You might not think much can grow in Alaska - what with all the glaciers and arctic tundra - but the Last Frontier grows some of the best cannabis around. And some companies even crib the state's name to give their marijuana an exotic touch.
Here are the top five strains grown in or named after America's northernmost state (based on reviews from Leafly).
Leafly rating: 4.5/5
Don't let the name fool you. This sativa is actually an Israeli strain bred by Tikun Olam. Alaska is great for reducing stress while maintaining focus, so it's great to have a bowl-ful on hand when you need to stay productive during long days - especially when those days can drag on for more than 20 hours up north.
2. Alaskan Thunder Fuck
Leafly rating: 4.4/5
This legendary strain hails from the Matanuska-Susitna Valley area of Soutchcentral Alaska. And it looks about as frosty as the land that bred it. ATF is a solid pick-me-up strain that will boost your sprits even when you're facing over 20 hours of night in the dead of Alaskan winters.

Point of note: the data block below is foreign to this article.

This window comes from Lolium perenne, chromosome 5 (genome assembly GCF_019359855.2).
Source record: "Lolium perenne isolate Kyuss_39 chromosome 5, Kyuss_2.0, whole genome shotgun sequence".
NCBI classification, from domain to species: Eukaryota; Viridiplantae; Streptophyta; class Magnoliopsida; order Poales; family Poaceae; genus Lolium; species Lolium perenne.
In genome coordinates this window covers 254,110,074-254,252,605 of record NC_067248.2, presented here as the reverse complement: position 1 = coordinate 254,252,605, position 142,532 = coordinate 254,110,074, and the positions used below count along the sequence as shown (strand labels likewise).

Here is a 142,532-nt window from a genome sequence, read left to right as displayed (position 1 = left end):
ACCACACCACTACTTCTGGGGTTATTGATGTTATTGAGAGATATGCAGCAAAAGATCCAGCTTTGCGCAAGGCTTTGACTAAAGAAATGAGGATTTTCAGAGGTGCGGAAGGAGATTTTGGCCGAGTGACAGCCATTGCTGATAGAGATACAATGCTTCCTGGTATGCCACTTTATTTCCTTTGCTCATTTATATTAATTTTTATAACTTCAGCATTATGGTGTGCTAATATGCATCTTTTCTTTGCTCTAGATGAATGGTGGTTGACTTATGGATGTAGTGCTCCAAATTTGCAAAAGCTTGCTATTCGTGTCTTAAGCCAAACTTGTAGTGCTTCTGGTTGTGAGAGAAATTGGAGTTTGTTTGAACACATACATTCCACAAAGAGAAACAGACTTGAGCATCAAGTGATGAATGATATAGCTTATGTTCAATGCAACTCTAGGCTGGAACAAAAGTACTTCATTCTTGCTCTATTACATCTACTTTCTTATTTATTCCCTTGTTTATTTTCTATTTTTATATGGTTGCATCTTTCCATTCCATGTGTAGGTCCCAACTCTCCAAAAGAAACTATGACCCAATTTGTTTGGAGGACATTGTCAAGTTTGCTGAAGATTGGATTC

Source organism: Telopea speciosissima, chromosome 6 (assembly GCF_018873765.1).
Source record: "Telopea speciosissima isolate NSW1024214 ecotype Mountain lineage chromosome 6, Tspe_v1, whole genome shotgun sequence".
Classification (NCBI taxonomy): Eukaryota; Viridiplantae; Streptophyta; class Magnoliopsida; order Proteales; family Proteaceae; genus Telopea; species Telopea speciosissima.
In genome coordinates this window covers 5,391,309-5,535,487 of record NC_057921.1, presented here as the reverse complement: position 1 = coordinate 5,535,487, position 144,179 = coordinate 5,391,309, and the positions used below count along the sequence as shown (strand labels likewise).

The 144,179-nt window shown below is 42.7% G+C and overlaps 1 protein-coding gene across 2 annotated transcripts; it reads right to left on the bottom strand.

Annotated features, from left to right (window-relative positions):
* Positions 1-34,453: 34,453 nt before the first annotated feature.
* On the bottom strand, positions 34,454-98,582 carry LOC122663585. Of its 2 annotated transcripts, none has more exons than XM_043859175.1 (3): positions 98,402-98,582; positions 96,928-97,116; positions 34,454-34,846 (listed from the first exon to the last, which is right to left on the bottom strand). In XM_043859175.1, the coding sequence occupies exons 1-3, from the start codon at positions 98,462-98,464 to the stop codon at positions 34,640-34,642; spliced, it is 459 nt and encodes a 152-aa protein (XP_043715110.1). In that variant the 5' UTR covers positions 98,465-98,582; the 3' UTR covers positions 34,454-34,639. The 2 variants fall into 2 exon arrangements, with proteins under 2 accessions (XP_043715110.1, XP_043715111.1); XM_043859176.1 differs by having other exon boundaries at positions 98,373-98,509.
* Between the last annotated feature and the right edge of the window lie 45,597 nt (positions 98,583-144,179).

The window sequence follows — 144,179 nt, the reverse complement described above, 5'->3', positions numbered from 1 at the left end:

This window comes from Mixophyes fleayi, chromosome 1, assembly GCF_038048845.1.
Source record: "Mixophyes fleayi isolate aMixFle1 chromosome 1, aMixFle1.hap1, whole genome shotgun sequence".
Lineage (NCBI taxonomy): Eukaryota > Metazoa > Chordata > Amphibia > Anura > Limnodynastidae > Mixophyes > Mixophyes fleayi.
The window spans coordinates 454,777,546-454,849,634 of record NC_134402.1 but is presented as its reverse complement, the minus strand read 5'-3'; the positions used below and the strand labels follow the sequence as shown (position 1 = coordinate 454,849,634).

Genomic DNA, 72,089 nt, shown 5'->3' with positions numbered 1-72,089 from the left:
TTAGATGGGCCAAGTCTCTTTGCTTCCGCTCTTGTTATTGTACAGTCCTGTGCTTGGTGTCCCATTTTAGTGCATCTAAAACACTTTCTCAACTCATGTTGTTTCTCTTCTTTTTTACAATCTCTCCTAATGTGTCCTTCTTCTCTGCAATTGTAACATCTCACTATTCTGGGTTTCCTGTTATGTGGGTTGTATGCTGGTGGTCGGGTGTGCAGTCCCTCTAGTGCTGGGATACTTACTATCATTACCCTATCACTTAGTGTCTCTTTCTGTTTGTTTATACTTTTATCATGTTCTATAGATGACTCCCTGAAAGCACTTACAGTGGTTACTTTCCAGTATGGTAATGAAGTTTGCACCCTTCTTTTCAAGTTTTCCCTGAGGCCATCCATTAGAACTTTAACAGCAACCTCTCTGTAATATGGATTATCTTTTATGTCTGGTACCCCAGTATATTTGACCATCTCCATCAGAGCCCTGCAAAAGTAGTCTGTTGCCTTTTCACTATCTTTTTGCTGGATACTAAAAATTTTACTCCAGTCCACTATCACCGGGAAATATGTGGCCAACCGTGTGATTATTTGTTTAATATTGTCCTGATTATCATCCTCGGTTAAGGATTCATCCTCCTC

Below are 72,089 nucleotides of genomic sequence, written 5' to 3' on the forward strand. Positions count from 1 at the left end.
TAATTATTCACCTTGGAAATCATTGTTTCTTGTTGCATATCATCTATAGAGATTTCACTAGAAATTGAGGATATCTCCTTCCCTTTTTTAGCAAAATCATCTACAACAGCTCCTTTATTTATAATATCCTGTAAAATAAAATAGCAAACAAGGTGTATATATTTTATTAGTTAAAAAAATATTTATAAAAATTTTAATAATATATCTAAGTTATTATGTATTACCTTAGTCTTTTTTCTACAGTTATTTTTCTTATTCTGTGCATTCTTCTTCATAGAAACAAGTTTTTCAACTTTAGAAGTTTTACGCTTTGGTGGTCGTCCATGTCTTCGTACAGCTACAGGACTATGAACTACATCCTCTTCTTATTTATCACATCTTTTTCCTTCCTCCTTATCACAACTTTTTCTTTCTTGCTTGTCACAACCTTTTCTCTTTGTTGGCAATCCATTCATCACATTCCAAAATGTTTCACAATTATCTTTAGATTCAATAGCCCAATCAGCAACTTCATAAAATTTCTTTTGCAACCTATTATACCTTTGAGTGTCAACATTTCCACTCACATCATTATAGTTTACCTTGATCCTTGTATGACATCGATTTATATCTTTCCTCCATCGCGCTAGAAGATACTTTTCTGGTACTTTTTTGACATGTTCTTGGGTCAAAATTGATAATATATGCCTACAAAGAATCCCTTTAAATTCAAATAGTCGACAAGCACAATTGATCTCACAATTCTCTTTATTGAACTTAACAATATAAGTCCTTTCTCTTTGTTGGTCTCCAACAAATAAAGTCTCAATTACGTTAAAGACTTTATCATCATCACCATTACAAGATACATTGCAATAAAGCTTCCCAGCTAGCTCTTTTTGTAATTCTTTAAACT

But be sure to consume carefully: the strain can have a creeping effect, so you don't want to overdo it.
3. Matanuska Tundra
Leafly rating: 4.4/5
This strain is such as close relative of ATF that some call it Matanuska Thunder Fuck. Like ATF, this potent, frosty strain is perfect for making spirits light even in the darkest months of northern winters. But it outdoes its cannabis cousin when it comes to getting the creative juices going.
4. Alaska Thunder Grape
Leafly rating 4.2/5
This strain from Sonoma, California is a hybrid of Matanuska Tundra and Grape Ape, which gives the euphoric strain a fruity taste. And it's stimulating influence is said to help give those creative juices an even bigger boost than its ancestral strain.
5. Purple Aurora
Leafly rating: 5/5
This new strain from Alaska Built Seeds could become the Last Frontier's official cannabis (if states ever adopt strains like official flowers and mottos). Purple Aurora is a triple hybrid, combining sativa and indica with ruderalis to make the plant hearty enough to grow in inhospitable northern climates.
Because it's so new, there aren't many in-depth reviews of Purple Aurora yet. So if you want to find out what Purple Aurora's like, you might have to head to Alaska.